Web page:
So you know the basic elements within each site plan. But once you have it, how do you go about reading it? There are lots of features to a site plan, and all of them mean something important to your planned renovation, building, landscape, event, or property line dispute.
First, let’s define the differences in types of site plans you may be using. There are two different types: existing site plans and proposed site plans.
Both types show a particular site from a top-down view, with all important features, including the size and shape of the site, its geographical location, contour and property lines, easements, rights of carriage, features that have to be preserved, and all physical elements of the site – natural and unnatural.
If your plan reflects the property as it currently is, then what you’ve got is an existing site plan. A proposed site plan is one that shows a future addition that is being planned for the property. If you have an idea for building something new, then you’ll have to become familiar with both types.
Read on to find some tips on how to understand the elements that make up your site plan.
Find The Title Block
In the bottom right corner of most plans, you’ll find what’s called a title block. It contains important administrative information about the site plan and the people involved in making it.
Learn the Plan’s Scale
The scale at which the site map is drawn relative to the actual physical site is represented on the plan in both ratio form (i.e., 1:300) and in a block scale. The block scale is a visual description that tells you how distances and heights are depicted in the site plan.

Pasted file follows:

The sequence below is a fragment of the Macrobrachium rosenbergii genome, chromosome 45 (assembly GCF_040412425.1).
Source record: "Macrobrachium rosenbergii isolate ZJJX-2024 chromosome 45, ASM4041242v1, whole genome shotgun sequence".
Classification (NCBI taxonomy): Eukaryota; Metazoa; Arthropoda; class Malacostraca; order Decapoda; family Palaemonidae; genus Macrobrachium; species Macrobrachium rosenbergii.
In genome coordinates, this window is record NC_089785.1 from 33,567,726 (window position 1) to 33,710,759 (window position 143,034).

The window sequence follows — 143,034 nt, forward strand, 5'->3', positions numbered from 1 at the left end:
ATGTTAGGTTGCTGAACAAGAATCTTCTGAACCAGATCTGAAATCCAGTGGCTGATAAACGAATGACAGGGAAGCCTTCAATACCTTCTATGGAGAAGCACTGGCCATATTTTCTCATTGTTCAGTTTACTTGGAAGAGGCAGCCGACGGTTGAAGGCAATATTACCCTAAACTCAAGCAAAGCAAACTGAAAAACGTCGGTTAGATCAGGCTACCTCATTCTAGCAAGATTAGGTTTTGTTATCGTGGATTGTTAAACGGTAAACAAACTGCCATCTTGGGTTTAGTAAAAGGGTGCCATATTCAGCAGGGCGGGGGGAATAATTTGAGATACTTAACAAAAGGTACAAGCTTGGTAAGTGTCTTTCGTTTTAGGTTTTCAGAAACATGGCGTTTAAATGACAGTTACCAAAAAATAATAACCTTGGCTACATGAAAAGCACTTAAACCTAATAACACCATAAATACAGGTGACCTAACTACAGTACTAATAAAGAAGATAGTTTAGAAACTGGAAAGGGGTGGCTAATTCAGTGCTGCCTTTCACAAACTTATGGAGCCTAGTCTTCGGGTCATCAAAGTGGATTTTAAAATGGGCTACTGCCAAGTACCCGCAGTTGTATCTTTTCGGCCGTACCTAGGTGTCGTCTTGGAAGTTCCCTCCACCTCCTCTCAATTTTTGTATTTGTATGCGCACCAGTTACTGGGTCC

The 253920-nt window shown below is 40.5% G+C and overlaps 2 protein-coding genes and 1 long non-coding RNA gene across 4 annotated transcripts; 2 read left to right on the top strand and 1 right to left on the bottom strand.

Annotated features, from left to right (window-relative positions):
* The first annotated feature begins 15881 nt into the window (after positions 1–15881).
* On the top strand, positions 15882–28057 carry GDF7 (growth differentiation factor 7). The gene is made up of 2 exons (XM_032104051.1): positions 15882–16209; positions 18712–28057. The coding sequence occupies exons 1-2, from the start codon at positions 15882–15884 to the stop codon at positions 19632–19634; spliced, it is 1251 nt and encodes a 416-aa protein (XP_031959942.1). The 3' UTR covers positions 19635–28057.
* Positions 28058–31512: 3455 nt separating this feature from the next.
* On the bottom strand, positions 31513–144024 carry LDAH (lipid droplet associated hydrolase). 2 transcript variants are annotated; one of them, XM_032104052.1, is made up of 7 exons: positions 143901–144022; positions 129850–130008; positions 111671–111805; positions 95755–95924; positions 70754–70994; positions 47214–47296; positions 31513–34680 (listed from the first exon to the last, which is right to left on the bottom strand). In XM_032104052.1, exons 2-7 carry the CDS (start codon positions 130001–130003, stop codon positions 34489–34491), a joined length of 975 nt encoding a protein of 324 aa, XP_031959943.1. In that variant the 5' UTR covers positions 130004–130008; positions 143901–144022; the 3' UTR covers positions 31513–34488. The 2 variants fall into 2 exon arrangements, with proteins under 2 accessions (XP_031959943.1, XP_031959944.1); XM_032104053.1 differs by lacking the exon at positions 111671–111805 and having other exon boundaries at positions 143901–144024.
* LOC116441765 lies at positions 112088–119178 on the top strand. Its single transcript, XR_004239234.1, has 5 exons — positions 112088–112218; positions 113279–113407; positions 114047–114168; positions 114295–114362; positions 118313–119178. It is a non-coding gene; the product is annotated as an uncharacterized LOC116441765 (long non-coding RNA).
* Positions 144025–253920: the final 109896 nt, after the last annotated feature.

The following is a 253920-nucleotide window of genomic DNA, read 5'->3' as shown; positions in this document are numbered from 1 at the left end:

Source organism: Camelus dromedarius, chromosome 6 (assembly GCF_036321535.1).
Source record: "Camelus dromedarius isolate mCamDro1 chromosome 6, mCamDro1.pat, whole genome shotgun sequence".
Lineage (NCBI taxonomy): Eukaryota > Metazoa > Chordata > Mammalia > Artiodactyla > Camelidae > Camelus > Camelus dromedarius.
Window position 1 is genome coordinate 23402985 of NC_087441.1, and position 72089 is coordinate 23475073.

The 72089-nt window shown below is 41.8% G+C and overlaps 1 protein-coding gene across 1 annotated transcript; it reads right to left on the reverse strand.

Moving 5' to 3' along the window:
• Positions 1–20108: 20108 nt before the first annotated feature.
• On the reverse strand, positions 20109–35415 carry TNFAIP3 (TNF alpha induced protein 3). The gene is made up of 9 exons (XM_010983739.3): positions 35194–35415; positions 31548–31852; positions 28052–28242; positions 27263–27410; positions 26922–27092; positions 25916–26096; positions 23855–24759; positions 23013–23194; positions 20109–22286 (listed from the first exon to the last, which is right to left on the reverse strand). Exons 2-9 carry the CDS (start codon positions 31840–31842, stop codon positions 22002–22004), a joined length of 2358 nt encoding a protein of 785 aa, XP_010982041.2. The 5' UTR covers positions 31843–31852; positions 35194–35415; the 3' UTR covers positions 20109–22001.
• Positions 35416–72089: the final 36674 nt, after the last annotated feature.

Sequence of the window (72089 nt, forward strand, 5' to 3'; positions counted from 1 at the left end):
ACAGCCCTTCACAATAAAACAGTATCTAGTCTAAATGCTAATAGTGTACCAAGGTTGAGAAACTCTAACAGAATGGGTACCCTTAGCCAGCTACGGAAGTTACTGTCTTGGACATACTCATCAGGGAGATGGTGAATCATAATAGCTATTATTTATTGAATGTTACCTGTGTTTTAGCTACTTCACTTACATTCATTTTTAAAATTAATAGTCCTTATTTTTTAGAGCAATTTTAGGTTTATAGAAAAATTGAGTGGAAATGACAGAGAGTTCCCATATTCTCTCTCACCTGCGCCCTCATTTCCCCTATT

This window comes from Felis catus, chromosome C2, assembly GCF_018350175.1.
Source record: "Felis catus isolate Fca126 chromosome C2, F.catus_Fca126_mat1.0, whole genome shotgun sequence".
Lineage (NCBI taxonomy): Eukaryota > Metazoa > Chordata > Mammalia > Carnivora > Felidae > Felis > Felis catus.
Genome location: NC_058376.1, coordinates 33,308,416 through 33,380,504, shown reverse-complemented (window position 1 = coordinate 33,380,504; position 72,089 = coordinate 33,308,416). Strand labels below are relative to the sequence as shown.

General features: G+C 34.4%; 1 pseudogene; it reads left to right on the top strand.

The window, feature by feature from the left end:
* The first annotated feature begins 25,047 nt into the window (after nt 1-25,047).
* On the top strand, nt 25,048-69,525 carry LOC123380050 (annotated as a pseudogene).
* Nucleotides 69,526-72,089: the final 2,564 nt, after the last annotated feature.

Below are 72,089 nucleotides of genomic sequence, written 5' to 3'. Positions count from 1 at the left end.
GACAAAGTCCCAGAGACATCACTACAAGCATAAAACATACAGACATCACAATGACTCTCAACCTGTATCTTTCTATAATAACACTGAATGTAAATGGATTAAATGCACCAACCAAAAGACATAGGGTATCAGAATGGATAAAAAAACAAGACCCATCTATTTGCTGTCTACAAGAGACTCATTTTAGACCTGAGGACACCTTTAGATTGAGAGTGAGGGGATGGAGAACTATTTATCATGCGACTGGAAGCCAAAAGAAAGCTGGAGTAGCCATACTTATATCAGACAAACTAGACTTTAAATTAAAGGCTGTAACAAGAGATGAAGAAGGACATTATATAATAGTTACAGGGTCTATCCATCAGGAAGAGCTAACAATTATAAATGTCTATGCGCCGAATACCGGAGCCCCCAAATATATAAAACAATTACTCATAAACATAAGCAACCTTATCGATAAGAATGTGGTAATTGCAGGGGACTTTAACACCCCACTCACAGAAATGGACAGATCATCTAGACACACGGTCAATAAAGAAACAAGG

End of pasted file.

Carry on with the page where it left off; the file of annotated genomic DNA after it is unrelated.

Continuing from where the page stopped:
Determine the Orientation of the Plan
The site plan should feature a “north point,” a symbol indicating how the site that’s depicted is oriented to true north in the site plan. The symbol will often come in the form of the letter “N” capitalized with an arrow attached, indicating which direction north is in the site plan.
Know the Datum Point
The datum is a reference point on the site map that shows a known or assumed height that is used as a reference for all other heights and elevations shown by details of the site plan.
Note the Site’s Contours
Lines drawn on the plan that show the fall of the land are called contour lines, and they are usually referenced to the datum point so that you can get a sense of how the land’s elevation may impact what you want to do.
Locate Existing Structures
The plan will show the structures that currently exist at the site, such as buildings and landscape elements that must be preserved. Buildings are easy to recognize, but other elements may have particular symbols assigned to them to differentiate between types of structures.
Don’t worry if a lot of these site plan details are starting to sound a little daunting. As long you study the symbols and terms and familiarize yourself with their meanings, we’ll handle the rest and make sure you have a plan that passes city regulations.
So now that you know which parts of the site plan to pay attention to — and why — it’s time to take a closer look at some of these elements and how to better understand them.
What is a Title Block and Why Is It Important?